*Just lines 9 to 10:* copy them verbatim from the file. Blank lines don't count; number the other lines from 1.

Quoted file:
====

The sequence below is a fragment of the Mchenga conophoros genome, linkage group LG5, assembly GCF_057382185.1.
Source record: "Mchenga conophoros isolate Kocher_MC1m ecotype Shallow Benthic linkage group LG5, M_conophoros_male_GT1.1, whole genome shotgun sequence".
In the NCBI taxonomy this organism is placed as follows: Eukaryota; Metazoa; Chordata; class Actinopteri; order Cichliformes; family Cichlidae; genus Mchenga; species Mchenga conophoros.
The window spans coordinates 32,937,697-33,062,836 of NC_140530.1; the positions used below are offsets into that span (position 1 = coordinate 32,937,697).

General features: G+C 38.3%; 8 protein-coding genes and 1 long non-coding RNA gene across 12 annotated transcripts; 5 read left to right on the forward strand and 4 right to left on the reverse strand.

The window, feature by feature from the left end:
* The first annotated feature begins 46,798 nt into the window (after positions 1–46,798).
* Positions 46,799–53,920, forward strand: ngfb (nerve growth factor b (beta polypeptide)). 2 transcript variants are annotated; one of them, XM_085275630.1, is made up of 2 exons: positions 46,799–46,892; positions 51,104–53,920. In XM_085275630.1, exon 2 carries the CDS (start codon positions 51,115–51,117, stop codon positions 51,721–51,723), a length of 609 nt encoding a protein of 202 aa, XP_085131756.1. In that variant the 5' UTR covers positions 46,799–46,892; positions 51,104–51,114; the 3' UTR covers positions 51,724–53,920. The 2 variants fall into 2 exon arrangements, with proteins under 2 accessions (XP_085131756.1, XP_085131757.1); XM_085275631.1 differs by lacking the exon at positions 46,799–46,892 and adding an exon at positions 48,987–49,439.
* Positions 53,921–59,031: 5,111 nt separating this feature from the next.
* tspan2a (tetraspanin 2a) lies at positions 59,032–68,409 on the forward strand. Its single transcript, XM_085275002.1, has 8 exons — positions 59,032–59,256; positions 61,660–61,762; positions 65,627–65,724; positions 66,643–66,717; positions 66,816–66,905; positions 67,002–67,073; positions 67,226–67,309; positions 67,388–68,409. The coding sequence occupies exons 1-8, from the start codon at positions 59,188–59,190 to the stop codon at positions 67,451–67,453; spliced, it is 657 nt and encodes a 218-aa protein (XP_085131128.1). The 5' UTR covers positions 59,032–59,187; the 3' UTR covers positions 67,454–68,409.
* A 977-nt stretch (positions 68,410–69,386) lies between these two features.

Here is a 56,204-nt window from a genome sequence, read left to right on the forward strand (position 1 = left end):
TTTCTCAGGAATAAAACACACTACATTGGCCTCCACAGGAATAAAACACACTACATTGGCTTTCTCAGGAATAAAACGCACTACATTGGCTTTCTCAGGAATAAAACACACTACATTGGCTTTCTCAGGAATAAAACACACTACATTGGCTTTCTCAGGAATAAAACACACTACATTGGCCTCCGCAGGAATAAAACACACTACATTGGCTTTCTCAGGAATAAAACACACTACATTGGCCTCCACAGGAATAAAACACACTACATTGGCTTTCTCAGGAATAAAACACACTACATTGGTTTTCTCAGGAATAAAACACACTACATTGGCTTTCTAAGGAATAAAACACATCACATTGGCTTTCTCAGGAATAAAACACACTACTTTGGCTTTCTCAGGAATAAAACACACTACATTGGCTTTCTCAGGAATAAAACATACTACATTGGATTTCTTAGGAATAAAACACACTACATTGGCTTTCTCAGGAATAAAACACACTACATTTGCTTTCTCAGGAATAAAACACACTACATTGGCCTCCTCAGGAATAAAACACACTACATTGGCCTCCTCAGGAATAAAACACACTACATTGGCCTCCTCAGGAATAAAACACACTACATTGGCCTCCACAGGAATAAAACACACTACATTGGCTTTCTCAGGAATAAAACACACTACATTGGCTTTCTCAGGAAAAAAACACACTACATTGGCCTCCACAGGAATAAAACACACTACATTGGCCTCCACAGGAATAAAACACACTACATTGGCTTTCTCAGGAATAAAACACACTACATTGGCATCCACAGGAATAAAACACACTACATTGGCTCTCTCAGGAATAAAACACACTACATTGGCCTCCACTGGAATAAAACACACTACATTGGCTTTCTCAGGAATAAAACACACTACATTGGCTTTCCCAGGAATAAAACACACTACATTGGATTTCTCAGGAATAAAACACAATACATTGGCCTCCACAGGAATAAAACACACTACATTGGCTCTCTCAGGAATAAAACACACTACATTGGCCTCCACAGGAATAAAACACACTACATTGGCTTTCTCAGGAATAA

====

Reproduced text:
* Positions 53,921–59,031: 5,111 nt separating this feature from the next.
* tspan2a (tetraspanin 2a) lies at positions 59,032–68,409 on the forward strand. Its single transcript, XM_085275002.1, has 8 exons — positions 59,032–59,256; positions 61,660–61,762; positions 65,627–65,724; positions 66,643–66,717; positions 66,816–66,905; positions 67,002–67,073; positions 67,226–67,309; positions 67,388–68,409. The coding sequence occupies exons 1-8, from the start codon at positions 59,188–59,190 to the stop codon at positions 67,451–67,453; spliced, it is 657 nt and encodes a 218-aa protein (XP_085131128.1). The 5' UTR covers positions 59,032–59,187; the 3' UTR covers positions 67,454–68,409.